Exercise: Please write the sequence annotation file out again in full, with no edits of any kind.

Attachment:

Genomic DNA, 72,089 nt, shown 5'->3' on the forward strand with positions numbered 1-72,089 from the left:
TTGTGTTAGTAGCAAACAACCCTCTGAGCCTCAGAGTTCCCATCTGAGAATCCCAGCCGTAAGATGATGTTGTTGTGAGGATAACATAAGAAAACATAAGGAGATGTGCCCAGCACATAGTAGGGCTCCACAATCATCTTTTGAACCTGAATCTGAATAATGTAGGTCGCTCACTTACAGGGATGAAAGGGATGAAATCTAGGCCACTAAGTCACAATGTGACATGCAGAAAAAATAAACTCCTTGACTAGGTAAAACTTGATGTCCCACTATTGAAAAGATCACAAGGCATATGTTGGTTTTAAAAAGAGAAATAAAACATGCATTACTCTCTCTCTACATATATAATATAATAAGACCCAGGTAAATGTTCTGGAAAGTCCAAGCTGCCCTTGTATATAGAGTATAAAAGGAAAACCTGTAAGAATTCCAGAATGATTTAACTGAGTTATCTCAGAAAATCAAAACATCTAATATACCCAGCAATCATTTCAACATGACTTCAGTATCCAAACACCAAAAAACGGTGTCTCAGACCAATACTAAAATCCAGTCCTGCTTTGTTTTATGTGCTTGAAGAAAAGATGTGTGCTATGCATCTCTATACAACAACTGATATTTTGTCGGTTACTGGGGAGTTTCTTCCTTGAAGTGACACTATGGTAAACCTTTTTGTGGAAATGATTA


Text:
Genomic DNA, 72,089 nt, shown 5'->3' on the forward strand with positions numbered 1-72,089 from the left:
TTGTGTTAGTAGCAAACAACCCTCTGAGCCTCAGAGTTCCCATCTGAGAATCCCAGCCGTAAGATGATGTTGTTGTGAGGATAACATAAGAAAACATAAGGAGATGTGCCCAGCACATAGTAGGGCTCCACAATCATCTTTTGAACCTGAATCTGAATAATGTAGGTCGCTCACTTACAGGGATGAAAGGGATGAAATCTAGGCCACTAAGTCACAATGTGACATGCAGAAAAAATAAACTCCTTGACTAGGTAAAACTTGATGTCCCACTATTGAAAAGATCACAAGGCATATGTTGGTTTTAAAAAGAGAAATAAAACATGCATTACTCTCTCTCTACATATATAATATAATAAGACCCAGGTAAATGTTCTGGAAAGTCCAAGCTGCCCTTGTATATAGAGTATAAAAGGAAAACCTGTAAGAATTCCAGAATGATTTAACTGAGTTATCTCAGAAAATCAAAACATCTAATATACCCAGCAATCATTTCAACATGACTTCAGTATCCAAACACCAAAAAACGGTGTCTCAGACCAATACTAAAATCCAGTCCTGCTTTGTTTTATGTGCTTGAAGAAAAGATGTGTGCTATGCATCTCTATACAACAACTGATATTTTGTCGGTTACTGGGGAGTTTCTTCCTTGAAGTGACACTATGGTAAACCTTTTTGTGGAAATGATTA